The hesi move in basketball is one of the most simple but unstoppable moves in the game. The idea is to be unpredictable by using a change of pace – a pause – in order to freeze your defender, giving you time to make your next read.
Sounds too good to be true doesn’t it? But if you’ve ever tried to pick up a pet bunny you know just how tricky a change of speed can be. Bunnies hop incredibly fast and in unpredictable patterns. Then they come to a full stop, and start again when you get close, just escaping your grasp. That’s what you’re doing with a hesi as a hooper!
What is the hesi move?
The hesi move in basketball is a change of speed, and is short for hesitation. Basically it’s when a player is going more quickly, and then pauses for a beat, before resuming again. The pause is intended to trick the defender into thinking the player is slowing down, lulling the defense to sleep getting them to temporarily rise up out of their defensive stance, or bringing their momentum back to the player and away from the basket. This gives the offense an extra second to dribble past their defender or to get off a shot. It provides an edge.
How to do the hesitation move
Do the hesi when you’re on offense and dribbling the ball. You can’t hesi if you’ve just caught the ball because you’re already still. Here’s how to do it:
- Hold a speed with your dribble
- Slow your speed down very quickly to hit a pause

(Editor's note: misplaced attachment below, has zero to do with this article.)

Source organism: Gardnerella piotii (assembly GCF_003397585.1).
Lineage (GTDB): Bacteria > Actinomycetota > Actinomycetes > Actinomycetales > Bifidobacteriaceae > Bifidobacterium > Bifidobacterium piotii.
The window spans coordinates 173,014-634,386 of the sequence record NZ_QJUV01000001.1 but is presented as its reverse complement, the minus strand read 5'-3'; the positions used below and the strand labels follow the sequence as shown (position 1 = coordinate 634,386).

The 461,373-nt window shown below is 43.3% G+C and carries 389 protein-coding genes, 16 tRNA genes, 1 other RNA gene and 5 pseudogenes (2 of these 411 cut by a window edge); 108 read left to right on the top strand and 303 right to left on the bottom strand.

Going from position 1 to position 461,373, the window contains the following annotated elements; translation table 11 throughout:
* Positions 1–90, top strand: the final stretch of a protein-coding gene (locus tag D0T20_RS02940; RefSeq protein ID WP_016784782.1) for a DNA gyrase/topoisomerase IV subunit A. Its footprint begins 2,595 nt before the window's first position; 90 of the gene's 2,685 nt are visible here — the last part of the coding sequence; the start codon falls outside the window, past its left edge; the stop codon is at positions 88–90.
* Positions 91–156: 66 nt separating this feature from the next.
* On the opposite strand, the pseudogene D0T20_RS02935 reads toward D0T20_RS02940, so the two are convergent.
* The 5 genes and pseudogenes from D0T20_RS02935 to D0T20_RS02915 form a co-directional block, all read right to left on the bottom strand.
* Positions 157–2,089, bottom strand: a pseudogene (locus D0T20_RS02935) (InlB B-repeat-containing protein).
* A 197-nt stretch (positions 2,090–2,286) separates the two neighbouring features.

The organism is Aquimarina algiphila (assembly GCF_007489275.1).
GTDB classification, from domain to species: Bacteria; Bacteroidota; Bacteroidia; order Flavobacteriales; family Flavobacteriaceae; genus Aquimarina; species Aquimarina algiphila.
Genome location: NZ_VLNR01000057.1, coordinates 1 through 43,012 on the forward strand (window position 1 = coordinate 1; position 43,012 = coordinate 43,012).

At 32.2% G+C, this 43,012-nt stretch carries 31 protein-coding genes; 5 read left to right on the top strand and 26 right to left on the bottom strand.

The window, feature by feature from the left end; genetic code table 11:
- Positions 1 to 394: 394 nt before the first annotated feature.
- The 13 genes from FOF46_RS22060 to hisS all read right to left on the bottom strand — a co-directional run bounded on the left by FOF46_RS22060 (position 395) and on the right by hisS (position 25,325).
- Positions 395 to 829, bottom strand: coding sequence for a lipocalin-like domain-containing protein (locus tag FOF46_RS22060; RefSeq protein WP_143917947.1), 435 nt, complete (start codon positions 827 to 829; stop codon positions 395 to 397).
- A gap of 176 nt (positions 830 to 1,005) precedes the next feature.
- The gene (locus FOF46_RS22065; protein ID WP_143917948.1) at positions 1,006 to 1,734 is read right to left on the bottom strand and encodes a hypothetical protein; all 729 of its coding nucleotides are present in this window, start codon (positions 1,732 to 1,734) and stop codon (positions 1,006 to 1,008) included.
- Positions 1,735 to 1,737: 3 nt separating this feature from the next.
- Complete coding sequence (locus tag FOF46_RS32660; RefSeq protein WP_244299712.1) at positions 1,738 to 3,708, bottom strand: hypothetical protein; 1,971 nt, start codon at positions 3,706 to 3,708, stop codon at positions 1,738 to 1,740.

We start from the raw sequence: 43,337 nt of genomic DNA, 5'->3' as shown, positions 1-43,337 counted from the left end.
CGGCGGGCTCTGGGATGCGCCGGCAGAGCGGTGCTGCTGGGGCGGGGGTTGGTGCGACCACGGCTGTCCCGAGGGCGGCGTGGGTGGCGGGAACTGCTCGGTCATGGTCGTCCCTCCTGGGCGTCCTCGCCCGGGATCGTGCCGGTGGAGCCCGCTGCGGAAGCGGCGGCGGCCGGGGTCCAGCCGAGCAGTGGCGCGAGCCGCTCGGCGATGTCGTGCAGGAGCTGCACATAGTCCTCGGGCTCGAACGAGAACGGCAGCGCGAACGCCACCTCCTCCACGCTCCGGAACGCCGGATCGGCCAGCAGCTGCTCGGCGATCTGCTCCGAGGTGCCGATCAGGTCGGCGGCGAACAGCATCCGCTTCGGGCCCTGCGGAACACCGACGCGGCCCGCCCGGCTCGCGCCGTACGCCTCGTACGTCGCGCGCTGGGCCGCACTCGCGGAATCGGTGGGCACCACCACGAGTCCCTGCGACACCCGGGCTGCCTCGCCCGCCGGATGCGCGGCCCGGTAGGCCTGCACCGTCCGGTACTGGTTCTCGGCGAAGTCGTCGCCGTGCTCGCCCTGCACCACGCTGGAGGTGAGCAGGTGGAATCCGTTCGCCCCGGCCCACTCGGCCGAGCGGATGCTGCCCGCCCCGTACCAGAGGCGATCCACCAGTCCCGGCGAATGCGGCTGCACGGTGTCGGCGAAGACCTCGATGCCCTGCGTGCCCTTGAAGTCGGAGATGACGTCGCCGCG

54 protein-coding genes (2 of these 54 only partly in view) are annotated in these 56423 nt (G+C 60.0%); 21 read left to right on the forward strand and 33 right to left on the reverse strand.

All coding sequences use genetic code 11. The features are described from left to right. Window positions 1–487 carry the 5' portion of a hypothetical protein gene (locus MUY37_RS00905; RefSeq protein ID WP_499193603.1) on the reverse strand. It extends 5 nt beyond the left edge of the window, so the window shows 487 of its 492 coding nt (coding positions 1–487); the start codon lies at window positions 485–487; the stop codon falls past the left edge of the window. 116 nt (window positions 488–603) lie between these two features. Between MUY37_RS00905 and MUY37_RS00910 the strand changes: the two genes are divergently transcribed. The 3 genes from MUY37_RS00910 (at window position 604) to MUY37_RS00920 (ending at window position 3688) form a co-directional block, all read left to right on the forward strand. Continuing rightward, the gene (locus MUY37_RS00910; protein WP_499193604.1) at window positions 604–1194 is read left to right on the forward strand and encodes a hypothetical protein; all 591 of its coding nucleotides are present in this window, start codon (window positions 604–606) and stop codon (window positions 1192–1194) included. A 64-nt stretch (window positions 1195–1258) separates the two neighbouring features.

- Float the ball
- Make the read
- Drop your hips and shoulder faking a drive – then take a shot
- Or for the shot hesi look up at the rim and bring your off ball hand to the ball (without touching it) to mimic a shooting motion – then blow by, often players will use the cross over coming out of this to pick up speed in the other direction
Types of hesi
Here are a few different types of hesi moves you can add to your bag.
- Hesi – This is a change of speed – a simple pause – taking your defender off their guard.
- Shot hesi – This is a change of speed where you slow down and also fake a shooting motion, before driving.
- Pull-up hesi – For this move you slow down and fake re-starting a speedy drive, before taking a shot.
Situations to use the hesi in
You can use the hesi anytime you feel like you need some space from your defender. It’s surprising how well it works. It’s probably because of Newton’s first law of motion: an object at rest stays at rest, and an object in motion stays in motion with the same speed and in the same direction unless acted upon by an unbalanced force. As defenders we make the assumption that the offense is going to stay in motion at the same speed. So when they don’t, we’re surprised.
Here are a few key game moments during which to pull out the hesi:
- Transition or fast break when a player is approaching in front of you
- From the wing or the top of the key in isolation situations
- Use the hesi pull-up when your defender expects you to drive to the basket (for example if you drove last time, or you get most of your buckets in the paint)
- Use the shot hesi when your defender expects you to shoot (for example if you shot last time, or you’re known as a shooter based on your stats)
Hesi move examples from the WNBA and NBA
Let’s check out a few examples of the hesi being used in the WNBA and NBA to create space and get off good looks.
Courtney Vandersloot hesi